Ocado has won a US investigation which ruled that the UK grocery company will not face an export ban on the technology used within its robotic warehouse systems.
Norweigan-based AutoStore had previously accused Ocado of infringing its intellectual property (IP), asserting that the robot technology infringed a number of its registered patents.
The International Trade Commission (ITC) found in favour of the online supermarket on all points, ruling that the patents AutoStore put forward as part of its complaint were either invalid or not infringed by Ocado’s technology.
AutoStore originally made 33 claims as part of its complaint against Ocado. These have all now either been rejected for a second time or abandoned by the company.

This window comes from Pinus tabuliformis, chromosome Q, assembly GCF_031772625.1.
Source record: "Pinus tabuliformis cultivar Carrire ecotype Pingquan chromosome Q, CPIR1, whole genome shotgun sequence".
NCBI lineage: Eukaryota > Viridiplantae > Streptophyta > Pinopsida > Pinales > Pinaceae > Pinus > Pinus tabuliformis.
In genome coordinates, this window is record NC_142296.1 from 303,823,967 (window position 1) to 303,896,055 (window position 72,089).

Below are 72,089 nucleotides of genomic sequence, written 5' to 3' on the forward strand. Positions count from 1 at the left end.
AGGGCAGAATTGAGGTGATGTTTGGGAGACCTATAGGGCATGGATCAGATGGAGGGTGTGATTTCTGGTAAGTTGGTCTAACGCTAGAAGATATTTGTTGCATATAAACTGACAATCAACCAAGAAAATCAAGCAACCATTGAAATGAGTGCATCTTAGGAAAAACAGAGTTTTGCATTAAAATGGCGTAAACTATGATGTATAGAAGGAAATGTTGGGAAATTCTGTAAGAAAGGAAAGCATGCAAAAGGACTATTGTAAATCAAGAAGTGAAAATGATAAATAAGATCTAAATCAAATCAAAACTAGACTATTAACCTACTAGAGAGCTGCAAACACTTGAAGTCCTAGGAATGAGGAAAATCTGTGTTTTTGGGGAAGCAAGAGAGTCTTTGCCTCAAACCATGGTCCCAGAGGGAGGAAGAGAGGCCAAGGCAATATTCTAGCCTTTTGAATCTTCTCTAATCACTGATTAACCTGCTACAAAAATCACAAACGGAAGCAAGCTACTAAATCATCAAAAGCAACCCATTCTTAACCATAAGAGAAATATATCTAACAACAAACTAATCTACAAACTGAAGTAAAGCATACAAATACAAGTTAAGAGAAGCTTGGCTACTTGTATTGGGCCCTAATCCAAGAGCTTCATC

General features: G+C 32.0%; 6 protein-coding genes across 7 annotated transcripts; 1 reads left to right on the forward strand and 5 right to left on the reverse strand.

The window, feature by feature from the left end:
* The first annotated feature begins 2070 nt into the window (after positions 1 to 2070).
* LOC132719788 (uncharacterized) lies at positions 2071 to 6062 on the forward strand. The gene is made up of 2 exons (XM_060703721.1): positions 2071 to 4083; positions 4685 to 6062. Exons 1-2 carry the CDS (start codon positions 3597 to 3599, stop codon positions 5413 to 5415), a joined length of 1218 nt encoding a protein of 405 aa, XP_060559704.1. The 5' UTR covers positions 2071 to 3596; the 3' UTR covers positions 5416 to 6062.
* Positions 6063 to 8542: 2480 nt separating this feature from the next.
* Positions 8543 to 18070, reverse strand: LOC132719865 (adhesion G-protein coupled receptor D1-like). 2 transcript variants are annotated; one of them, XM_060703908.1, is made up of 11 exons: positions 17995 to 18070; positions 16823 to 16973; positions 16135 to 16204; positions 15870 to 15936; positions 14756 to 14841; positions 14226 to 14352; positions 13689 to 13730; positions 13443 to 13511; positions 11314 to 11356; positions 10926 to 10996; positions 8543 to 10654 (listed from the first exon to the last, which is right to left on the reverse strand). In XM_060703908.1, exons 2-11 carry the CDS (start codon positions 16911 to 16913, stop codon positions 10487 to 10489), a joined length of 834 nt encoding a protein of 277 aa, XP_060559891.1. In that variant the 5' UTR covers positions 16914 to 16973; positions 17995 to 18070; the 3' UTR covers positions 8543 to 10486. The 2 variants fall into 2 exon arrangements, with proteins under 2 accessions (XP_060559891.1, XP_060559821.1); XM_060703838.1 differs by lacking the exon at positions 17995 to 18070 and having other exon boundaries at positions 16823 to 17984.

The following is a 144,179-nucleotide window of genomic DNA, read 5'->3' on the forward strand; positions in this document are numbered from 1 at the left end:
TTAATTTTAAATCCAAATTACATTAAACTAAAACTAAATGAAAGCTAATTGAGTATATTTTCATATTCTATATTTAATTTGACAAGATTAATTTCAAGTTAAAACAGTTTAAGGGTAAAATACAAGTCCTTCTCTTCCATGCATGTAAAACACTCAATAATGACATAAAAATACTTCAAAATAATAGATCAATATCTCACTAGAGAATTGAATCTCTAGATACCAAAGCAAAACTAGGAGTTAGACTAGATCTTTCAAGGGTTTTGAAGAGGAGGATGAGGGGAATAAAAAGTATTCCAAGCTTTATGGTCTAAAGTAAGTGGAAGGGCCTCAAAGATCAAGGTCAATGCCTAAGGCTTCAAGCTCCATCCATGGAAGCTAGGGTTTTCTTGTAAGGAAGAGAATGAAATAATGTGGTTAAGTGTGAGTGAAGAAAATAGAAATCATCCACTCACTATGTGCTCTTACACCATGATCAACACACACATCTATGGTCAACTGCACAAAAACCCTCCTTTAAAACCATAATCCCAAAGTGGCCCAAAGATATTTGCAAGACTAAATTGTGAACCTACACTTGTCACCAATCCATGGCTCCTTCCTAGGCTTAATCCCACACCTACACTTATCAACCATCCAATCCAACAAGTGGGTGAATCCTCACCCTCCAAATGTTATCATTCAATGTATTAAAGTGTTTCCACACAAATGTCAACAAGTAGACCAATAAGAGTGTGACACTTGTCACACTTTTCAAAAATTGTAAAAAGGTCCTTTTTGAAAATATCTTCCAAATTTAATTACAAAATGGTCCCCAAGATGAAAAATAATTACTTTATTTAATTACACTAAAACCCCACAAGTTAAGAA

If Ocado’s technology had been found to infringe AutoStore’s patents, it would have affected the retailer’s plans to expand its robotic warehouses into the US market.
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The two companies have been battling for first place in the market for automated warehouse robots for some time. A global dispute over who has the rights to the underlying technology has led to similar cases which are currently underway across Germany, the UK and the European Patent Office.
Ocado is continuing to pursue its claims against AutoStore for IP infringement of Ocado’s IP rights in both the United States and Europe, with the UK case reaching the High Courts next week.
An Ocado spokesperson said: “We welcome the ITC’s decision, which comprehensively confirms the judge’s original findings last December.
“All 33 of the patent claims asserted against Ocado have now been confirmed for a second time to be either invalid or not infringed, demonstrating again how misguided AutoStore’s complaint has been. The ITC investigation is now at its end.
“We expect further vindication in the High Court in London in the weeks ahead, where AutoStore has already abandoned half of the patents in the case.”